PLEASE PLEASE PLEASE...do NOT make the mistake of thinking all Americans have heard the true gospel. I would say it is less than 10 percent of Americans (including professing Christians, FYI).

    Obey your Lord! Go out and tell!
     
  6. sag38

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    I've met church members who for some reason have never really heard the gospel. I know it was preached and taught to them over the years but somehow they missed it. I think it goes back to a failure to properly explain the gospel and a failure in discipleship. The drive to increase baptisms and church membership overrode the need to make sure converts really were converts.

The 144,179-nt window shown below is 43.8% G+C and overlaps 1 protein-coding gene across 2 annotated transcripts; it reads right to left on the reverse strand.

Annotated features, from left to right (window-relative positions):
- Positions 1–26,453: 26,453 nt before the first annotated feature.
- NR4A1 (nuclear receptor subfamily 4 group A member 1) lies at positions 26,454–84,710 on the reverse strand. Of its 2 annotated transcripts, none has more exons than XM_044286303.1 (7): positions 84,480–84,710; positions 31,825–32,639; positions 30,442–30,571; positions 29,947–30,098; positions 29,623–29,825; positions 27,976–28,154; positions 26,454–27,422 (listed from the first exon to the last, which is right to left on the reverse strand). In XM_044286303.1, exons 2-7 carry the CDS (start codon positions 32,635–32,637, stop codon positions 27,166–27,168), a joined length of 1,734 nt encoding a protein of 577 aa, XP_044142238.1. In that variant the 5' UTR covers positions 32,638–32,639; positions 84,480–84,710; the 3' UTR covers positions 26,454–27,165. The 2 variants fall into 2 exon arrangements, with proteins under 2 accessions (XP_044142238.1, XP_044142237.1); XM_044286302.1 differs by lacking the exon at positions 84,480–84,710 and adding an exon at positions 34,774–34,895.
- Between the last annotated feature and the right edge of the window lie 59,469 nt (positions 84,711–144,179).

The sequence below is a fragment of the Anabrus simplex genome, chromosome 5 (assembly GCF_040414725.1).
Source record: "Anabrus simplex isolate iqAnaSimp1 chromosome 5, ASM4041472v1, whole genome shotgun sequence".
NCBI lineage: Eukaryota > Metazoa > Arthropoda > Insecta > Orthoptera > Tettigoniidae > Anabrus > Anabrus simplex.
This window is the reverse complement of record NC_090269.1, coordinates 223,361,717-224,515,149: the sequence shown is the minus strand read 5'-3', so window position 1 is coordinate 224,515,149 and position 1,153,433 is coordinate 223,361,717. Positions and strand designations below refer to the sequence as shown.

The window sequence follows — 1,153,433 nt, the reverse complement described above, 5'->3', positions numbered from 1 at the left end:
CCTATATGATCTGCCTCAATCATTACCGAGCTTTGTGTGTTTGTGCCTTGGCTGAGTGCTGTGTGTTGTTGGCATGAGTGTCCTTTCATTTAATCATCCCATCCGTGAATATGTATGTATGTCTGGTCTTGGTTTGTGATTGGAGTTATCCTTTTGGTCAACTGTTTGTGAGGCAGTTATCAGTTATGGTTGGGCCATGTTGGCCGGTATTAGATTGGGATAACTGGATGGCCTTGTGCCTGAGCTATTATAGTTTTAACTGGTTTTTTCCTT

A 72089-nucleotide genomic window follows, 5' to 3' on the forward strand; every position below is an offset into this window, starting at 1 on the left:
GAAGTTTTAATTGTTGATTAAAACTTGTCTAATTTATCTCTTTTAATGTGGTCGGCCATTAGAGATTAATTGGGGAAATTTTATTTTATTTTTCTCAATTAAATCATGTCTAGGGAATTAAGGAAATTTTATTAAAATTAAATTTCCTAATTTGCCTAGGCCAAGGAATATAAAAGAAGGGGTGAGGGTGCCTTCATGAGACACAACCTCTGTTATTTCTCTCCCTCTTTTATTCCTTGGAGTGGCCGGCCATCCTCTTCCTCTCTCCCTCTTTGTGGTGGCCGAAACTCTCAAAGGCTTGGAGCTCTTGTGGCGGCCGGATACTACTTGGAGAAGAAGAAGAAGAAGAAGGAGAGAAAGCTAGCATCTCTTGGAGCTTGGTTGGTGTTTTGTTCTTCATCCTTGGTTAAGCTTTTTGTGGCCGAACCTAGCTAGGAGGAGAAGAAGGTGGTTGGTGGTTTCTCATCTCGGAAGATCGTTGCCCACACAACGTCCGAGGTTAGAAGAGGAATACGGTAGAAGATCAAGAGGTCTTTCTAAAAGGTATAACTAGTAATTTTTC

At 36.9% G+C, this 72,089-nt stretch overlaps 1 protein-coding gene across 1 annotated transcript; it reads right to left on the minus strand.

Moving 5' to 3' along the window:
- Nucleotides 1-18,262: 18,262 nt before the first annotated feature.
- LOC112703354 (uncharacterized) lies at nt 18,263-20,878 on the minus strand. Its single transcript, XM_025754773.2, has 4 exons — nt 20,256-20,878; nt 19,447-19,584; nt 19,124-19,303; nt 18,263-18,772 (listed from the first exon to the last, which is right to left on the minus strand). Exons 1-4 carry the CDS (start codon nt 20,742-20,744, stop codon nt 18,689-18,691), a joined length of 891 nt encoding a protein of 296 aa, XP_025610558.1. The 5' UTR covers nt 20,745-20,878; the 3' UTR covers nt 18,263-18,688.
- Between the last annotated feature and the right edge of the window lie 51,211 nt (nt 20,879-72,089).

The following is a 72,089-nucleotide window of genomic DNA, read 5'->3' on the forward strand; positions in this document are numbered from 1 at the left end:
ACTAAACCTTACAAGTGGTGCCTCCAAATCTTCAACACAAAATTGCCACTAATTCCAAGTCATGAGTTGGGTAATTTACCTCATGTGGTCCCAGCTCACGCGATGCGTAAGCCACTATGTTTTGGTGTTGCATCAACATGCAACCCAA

7. TomVols

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    Agreed.

    Here in the Bible belt, it's especially true that the gospel is rarely found. In my neck of the woods, there's a 90% unchurched ratio. That is, on any given Sunday, only one out of ten are in a church somewhere.

    Two things: 1) That number was taken on an Easter Sunday; 2) No way everyone sitting there is saved. So now what's the real number?

    Go and tell!!!!!!
     
  8. preachinjesus

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    (emphasis mine)

    On this...and many other things...we absolutely agree :thumbsup::thumbsup::thumbsup:
     
  9. gb93433

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    If people do not know about him from church they most likely would have heard his name from an angry person.
     
    #9 gb93433, Jul 21, 2010
    Last edited by a moderator: Jul 21, 2010
  10. gb93433